Welcome to February’s Ransomware Recap! In this monthly series, we discuss a few of the biggest ransomware stories. Let’s jump in.
Hackers Find Bug in PayPal’s Google Pay Integration
Hackers have found a bug in the Google Pay integration with PayPal, and are now using it to perform unauthorized transactions. Most transactions have taken place at stores in the US, especially Target stores across New York. Many of the victims are German users.
German security researcher Markus Fenske pointed out a similar bug to PayPal this time last year, but PayPal did not prioritize fixing it. According to ZDNet, ” The researcher said there could be three ways in which an attacker could get a virtual card’s details. First, by reading the card details from a user’s phone/screen. Second, programmatically, by using malware that infected a user’s device. Third, by guessing it.”
PayPal told ZDNet on 2/25 that they have addressed the issue.
Puerto Rico’s Government Falls Victim to Phishing Scam
Puerto Rico’s government lost $2.6 million after being hit with an email phishing scam. According to a police statement, the transfer took place on January 17 after the department received an email indicating a move to a bank account linked to remittance payments.
According to TNW, ” Laboy kept mum about the details of the cyber heist, so it remains unclear how the agency discovered the swindle or whether someone has been let go following the incident. He did, however, say the agency is conducting an internal investigation to determine if someone was negligent or did not follow proper protocol.”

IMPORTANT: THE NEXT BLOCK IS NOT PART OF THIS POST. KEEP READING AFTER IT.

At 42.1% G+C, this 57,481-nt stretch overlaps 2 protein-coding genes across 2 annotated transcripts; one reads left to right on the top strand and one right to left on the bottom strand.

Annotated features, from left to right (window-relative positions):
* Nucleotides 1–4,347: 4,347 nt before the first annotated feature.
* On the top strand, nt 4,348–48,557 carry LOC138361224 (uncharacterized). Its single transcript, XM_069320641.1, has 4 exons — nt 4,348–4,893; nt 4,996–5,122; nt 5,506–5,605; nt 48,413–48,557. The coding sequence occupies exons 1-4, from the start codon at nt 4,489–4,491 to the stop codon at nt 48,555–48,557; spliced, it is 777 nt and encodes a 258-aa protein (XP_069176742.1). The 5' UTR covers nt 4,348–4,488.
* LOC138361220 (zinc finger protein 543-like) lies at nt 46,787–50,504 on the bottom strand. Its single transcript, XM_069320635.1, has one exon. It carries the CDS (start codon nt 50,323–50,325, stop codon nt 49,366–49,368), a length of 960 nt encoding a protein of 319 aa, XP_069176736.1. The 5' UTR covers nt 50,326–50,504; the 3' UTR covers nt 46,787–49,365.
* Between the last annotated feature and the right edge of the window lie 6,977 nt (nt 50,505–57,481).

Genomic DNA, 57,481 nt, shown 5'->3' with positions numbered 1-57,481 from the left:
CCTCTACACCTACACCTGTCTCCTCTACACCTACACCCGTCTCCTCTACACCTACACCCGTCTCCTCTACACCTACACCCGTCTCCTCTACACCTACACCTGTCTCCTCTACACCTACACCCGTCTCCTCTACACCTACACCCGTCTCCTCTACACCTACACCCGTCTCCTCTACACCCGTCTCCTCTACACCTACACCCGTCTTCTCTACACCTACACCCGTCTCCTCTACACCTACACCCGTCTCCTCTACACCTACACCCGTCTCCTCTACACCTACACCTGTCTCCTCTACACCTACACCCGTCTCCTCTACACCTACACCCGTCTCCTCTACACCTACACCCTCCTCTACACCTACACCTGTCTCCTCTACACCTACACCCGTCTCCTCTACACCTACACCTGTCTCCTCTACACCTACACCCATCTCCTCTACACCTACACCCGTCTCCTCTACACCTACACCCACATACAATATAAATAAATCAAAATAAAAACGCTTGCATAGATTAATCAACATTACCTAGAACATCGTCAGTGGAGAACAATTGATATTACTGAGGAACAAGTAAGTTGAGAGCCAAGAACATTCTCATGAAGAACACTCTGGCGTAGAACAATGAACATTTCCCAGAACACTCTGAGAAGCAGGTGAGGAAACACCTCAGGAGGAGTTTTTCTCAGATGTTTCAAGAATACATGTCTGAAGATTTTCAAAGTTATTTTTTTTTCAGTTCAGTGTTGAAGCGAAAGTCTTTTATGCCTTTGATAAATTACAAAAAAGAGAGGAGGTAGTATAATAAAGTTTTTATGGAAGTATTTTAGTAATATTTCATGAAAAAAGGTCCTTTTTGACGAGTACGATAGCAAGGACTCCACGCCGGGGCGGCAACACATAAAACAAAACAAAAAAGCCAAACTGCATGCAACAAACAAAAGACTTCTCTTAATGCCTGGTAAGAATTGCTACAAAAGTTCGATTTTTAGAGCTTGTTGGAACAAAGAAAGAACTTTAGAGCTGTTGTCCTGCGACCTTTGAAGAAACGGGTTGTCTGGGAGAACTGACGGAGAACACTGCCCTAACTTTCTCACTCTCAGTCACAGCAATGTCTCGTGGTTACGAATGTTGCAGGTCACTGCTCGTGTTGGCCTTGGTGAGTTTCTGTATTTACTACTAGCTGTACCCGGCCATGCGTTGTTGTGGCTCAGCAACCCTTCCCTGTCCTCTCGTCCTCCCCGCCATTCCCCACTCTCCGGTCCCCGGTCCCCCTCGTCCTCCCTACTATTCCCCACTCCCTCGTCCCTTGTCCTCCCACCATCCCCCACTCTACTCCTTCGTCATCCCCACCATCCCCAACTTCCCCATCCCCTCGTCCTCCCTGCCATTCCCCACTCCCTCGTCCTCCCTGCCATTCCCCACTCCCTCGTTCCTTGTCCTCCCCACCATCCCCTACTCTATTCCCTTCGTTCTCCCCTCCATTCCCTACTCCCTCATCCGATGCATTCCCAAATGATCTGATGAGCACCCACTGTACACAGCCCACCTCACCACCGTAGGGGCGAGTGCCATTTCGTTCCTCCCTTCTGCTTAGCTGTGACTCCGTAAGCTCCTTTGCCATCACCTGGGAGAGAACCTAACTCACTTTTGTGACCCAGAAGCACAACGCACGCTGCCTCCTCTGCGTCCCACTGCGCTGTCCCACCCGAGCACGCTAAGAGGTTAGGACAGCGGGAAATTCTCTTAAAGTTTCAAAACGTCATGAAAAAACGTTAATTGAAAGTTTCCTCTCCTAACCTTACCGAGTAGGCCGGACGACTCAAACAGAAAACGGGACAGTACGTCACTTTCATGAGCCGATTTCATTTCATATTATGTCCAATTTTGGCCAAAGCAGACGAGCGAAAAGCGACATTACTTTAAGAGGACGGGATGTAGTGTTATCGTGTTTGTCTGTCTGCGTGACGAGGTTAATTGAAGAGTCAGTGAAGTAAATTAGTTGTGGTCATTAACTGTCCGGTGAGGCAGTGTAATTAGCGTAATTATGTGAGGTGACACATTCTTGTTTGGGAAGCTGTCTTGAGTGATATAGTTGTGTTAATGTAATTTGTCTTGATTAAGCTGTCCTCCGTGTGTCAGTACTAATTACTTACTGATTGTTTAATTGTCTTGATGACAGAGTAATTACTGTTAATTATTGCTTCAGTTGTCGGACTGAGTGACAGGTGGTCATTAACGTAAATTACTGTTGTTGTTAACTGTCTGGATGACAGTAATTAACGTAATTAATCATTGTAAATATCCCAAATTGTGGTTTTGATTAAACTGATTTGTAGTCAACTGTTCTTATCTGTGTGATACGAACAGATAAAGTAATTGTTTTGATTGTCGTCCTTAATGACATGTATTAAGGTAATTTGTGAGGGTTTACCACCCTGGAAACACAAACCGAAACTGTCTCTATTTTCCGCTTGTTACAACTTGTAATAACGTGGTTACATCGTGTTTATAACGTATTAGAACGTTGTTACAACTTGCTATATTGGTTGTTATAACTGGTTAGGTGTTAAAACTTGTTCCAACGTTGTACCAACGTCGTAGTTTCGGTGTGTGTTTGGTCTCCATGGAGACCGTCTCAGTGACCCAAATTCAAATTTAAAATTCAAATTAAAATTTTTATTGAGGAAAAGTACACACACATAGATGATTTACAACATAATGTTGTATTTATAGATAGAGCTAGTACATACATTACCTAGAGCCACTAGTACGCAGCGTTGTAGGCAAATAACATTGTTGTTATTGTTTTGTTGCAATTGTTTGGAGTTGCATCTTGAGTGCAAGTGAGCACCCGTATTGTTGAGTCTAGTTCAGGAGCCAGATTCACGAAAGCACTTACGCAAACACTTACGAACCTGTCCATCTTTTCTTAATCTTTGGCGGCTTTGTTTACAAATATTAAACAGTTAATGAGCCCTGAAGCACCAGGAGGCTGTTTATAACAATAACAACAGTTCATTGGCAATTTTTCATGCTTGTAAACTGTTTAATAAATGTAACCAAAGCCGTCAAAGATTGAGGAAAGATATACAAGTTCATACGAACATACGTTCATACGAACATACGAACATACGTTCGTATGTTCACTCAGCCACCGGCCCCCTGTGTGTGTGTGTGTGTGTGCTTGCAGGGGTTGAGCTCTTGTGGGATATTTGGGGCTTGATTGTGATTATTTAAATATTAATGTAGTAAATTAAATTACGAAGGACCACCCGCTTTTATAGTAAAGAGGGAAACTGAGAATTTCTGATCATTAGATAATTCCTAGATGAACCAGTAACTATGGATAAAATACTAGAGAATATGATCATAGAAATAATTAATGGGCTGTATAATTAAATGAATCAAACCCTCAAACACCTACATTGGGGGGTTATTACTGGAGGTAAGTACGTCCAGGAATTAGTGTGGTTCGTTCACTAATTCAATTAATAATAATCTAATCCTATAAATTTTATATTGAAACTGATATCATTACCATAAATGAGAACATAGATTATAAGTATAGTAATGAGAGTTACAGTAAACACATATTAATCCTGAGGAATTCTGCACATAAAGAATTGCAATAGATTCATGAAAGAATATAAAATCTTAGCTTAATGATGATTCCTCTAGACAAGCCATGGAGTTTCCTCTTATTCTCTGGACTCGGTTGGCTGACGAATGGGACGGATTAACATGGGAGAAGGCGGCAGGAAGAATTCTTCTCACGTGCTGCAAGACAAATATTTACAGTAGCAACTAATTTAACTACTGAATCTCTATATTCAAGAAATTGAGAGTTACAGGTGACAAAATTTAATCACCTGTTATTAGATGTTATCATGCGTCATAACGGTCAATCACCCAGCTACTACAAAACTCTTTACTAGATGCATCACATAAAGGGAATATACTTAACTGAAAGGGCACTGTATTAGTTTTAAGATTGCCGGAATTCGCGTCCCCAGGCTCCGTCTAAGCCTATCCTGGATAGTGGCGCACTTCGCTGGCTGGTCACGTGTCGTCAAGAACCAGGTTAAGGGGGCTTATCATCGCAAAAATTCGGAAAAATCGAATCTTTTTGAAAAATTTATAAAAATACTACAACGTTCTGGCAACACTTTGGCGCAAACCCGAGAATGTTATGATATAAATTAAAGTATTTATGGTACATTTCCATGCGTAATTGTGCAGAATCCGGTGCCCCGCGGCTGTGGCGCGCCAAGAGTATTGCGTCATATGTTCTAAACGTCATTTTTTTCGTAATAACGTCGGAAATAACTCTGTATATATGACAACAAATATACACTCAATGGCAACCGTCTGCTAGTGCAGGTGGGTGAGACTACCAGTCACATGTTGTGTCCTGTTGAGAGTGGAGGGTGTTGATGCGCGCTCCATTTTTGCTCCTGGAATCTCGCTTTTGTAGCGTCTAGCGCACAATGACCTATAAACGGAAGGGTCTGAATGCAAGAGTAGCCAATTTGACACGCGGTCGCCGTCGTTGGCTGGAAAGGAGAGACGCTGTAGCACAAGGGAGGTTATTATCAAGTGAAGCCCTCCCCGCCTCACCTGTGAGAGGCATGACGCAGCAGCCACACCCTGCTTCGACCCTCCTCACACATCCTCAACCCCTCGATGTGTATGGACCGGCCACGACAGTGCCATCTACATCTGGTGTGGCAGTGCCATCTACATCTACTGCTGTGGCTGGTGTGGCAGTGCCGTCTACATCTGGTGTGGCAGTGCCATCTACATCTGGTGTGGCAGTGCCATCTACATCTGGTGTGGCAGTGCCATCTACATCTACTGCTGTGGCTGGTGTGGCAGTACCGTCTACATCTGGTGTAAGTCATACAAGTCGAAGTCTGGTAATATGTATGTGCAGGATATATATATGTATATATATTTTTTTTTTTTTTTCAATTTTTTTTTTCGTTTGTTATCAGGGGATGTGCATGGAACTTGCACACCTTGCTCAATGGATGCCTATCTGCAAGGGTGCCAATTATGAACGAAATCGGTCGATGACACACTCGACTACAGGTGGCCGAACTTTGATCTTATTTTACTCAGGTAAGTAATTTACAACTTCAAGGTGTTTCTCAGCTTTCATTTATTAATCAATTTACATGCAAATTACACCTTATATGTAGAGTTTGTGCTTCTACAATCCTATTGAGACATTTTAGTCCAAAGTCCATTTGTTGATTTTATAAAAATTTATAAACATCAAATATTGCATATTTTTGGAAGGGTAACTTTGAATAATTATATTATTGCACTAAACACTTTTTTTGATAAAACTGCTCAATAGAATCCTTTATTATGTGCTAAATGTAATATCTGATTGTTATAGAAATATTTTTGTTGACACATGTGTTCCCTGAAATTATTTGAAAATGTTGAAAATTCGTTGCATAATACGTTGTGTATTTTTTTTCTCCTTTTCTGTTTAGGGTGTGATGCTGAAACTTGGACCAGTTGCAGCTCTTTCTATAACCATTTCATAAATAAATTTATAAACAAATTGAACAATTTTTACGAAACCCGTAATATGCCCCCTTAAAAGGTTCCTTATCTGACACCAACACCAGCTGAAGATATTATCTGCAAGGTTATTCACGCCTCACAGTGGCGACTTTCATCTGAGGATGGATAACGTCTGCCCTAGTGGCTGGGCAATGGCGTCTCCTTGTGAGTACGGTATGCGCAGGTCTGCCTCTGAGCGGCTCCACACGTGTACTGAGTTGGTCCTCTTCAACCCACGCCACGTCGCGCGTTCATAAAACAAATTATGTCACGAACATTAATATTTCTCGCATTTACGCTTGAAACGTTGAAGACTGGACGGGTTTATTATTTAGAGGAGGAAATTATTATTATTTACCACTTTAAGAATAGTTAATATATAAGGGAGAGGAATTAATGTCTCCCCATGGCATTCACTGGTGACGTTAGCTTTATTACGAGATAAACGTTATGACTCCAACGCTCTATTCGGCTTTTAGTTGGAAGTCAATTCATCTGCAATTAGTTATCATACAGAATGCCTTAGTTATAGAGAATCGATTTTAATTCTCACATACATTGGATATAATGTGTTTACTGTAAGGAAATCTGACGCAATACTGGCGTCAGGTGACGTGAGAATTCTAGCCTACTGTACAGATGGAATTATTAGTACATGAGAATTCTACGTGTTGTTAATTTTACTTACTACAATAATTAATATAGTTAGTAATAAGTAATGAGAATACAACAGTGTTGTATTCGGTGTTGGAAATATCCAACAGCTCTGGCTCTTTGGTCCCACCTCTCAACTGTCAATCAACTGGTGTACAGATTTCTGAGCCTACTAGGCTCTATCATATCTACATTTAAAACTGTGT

Thankfully, no citizen data was leaked in the process.
Source: The Next Web https://thenextweb.com/security/2020/02/13/puerto-rico-phishing-scam/
Hack of MGM Resorts Exposes Data of 10 Million+ Guests
10.6 million guests of MGM Resorts had personal information released on a hacking forum last week. MGM reported that most of the data included already-public information such as names, phone numbers and email addresses. Additionally, 1,300 guests were notified that more sensitive information was released.
According to BBC News, “A further 52,000 customers were told that less sensitive personal information was exposed. This was only a portion of those impacted. MGM said its notification to customers followed state laws. Most US states do not require companies to tell customers if data which is already public has been exposed during a hack.”
Celebrities such as Justin Bieber and Jack Dorsey were reportedly included in the breach.
Source: BBC News https://www.bbc.com/news/technology-51568885
Defense Information Systems Agency (DISA) Data Breach
The DOD DISA, the agency that handles IT and telecommunications support for the White House and military, disclosed a possible data breach from the summer of 2019 to employees. DISA reports that during this period, employee personal information, including social security numbers, was revealed but did not say how many had been affected.
According to ZDNet, “The DOD agency did not provide any other details about the breach, however, it did add that it had no evidence to suggest that employees’ personal data was misused prior to sending the notification letter. “
See the letter here in a tweet by @bitsdigits.